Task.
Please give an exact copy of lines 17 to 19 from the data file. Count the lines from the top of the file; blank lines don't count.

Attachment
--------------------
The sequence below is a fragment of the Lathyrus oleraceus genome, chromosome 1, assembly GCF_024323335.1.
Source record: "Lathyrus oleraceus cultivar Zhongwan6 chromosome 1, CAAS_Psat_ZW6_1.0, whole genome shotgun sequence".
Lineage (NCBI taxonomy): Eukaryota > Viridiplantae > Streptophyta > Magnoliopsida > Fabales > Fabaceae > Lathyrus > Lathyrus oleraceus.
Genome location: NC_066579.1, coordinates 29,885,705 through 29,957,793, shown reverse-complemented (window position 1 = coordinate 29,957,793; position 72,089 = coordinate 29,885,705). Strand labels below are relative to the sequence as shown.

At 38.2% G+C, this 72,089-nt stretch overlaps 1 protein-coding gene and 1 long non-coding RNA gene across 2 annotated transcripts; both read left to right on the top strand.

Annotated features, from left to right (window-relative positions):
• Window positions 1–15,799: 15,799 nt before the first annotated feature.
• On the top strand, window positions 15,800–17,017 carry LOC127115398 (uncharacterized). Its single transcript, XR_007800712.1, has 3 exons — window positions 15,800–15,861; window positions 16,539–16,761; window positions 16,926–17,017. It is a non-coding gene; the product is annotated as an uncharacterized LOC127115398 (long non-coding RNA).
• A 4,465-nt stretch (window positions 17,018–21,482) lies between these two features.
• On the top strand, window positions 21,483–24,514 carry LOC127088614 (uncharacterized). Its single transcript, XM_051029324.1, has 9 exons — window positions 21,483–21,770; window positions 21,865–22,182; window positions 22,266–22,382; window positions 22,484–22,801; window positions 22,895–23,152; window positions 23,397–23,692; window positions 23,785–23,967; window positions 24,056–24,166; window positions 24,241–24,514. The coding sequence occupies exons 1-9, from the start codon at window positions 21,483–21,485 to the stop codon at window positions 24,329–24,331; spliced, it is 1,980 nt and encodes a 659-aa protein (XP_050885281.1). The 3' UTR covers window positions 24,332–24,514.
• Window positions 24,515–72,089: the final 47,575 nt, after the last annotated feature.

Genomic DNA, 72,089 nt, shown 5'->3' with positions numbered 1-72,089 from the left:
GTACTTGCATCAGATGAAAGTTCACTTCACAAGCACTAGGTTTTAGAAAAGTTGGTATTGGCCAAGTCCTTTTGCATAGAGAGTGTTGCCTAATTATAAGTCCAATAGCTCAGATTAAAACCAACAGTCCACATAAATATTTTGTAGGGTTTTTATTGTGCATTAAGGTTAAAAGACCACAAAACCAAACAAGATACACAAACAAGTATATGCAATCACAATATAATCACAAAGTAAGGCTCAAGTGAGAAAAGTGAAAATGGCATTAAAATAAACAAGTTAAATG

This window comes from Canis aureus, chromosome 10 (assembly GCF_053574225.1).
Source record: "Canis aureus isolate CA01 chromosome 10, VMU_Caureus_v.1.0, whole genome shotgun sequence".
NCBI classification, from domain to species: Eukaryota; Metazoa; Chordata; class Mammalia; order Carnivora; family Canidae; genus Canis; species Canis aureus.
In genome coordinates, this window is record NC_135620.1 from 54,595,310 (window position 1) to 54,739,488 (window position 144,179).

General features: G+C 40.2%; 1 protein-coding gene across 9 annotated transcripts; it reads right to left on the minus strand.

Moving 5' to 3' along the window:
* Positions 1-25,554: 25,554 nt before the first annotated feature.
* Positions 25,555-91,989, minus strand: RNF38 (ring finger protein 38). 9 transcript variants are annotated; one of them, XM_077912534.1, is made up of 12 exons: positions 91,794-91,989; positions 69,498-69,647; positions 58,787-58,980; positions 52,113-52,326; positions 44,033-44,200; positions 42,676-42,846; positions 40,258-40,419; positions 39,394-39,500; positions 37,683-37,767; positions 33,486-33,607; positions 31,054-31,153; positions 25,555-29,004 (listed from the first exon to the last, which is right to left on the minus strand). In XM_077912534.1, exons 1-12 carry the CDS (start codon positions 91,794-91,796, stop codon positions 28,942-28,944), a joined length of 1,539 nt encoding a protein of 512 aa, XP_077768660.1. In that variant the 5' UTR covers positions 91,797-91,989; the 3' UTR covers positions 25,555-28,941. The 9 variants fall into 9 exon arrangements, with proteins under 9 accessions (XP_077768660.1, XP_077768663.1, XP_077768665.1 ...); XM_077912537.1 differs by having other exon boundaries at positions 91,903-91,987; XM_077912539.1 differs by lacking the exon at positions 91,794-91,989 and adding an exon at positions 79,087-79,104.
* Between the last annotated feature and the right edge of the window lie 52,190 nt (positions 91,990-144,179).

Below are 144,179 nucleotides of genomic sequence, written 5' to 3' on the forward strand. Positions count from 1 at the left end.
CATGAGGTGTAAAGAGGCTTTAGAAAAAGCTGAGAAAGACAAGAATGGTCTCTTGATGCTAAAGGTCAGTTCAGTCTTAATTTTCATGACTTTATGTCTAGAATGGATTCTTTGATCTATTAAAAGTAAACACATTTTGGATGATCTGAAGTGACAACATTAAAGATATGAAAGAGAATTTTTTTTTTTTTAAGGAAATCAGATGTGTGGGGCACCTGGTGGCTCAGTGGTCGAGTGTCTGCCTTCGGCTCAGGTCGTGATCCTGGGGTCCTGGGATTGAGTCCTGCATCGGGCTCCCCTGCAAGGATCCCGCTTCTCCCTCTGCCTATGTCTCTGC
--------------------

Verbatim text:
In genome coordinates, this window is record NC_135620.1 from 54,595,310 (window position 1) to 54,739,488 (window position 144,179).

General features: G+C 40.2%; 1 protein-coding gene across 9 annotated transcripts; it reads right to left on the minus strand.

Moving 5' to 3' along the window: